by Jerry Weston
Shining Rock Wilderness is located about thirty Blue Ridge Parkway miles south of Asheville. It includes 18,483 acres, which makes it the largest wilderness in North Carolina. The terrain is very steep and rugged with five peaks above 6,000 feet. Cold Mountain (6,030 feet) is not the highest. Height belongs to Black Balsam (6,214 feet), the highest point on the Art Loeb Trail. Almost all the trails are rated as difficult. There are no blazes or trail signs, many intersecting trails and the trails can be difficult to follow…….as we learned Saturday.
We were disappointed that we did not reach our goal, the top of Cold Mountain, particularly on the fourth try. February I posted twice and we were weathered out both times by winter storms. I posted again for May and work conflicts for participants forced a cancellation. This time we made it to the Shining Rock, just not to the top of the mountain. A weekend in the wilderness with friends is still an enjoyable pastime.
Mike, Liz, Jon and I met at Stoney Creek in Greensboro at 8:30. We consolidated gear into Mike’s car and headed out.
Mike had never been to the Moose Café in Asheville and that became our choice for lunch. We arrived around 11:30. Complimentary, huge biscuits with apple butter and molasses, as always, were promptly placed on the table. So many menu choices made selections difficult. We chowed down on the Friday Pollock fish special (three huge pieces, crisply and lightly breaded, and not greasy), BBQ plate, hamburger steak with onions and gravy, absolutely scrumptious sweet potato casserole, collards and slaw.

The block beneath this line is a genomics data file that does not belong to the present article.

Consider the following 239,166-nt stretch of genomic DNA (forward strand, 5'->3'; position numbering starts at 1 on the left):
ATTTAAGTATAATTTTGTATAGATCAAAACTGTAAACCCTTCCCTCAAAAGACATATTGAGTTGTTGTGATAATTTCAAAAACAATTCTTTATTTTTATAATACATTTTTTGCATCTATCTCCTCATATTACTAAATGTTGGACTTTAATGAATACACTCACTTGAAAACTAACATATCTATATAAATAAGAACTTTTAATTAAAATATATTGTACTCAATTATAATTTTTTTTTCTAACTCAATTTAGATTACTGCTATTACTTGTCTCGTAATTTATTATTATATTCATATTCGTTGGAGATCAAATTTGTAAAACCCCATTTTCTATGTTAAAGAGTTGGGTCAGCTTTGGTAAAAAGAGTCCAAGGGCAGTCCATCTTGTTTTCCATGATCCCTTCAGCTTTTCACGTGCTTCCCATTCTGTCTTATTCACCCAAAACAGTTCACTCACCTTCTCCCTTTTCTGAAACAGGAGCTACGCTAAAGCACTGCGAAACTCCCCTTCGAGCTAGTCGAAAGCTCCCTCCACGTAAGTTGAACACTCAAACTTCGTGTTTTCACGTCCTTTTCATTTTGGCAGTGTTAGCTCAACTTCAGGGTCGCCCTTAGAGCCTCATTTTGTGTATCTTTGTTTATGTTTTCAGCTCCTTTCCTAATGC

The weather forecast was very mixed for the weekend. Clouds. Fifty percent chance of showers. Sunshine. We had a shower driving south on the BRP, which stopped by the time we reached the East Fork Parking Lot on NC 276. We learned on Sunday from backpackers in the parking lot who had been there since Wednesday that there had been heavy rain onFriday before we arrived and on much of Thursday.
I made this trip with Steve, who had a work conflict this year and could not join us, and others about ten years ago. There are four options for reaching Chestnut Ridge and the Art Loeb Trail, along which you reach the 1.4 mile spur trail to Cold Mountain. Art Loeb from the Boy Scout camp on the west; Art Loeb from Sam’s Knob to the south; and two choices from the NC 276 parking lot: Shining Creek or Old Butt (so named because it will “kick your butt”) trail. Shining Creek and Old Butt trails share a common start from the parking lot. I chose Shining Creek for our trip because I hiked this trail on my prior trip. Our information indicated that Shining Creek is moderate in the first mile and then climbs 2,300 feet to the Art Loeb Trail on Chestnut Ridge with Flower Gap a short distance to the left. Old Butt forks right off Shining Creek about .70 miles in from the parking lot and then climbs 1,500 feet in .50 miles. Old Butt then levels out, if you want to call it “leveling”, after another mile or so. Several people had warned me that Old Butt is extremely difficult and is known by hikers as “Kick Your Old Butt”.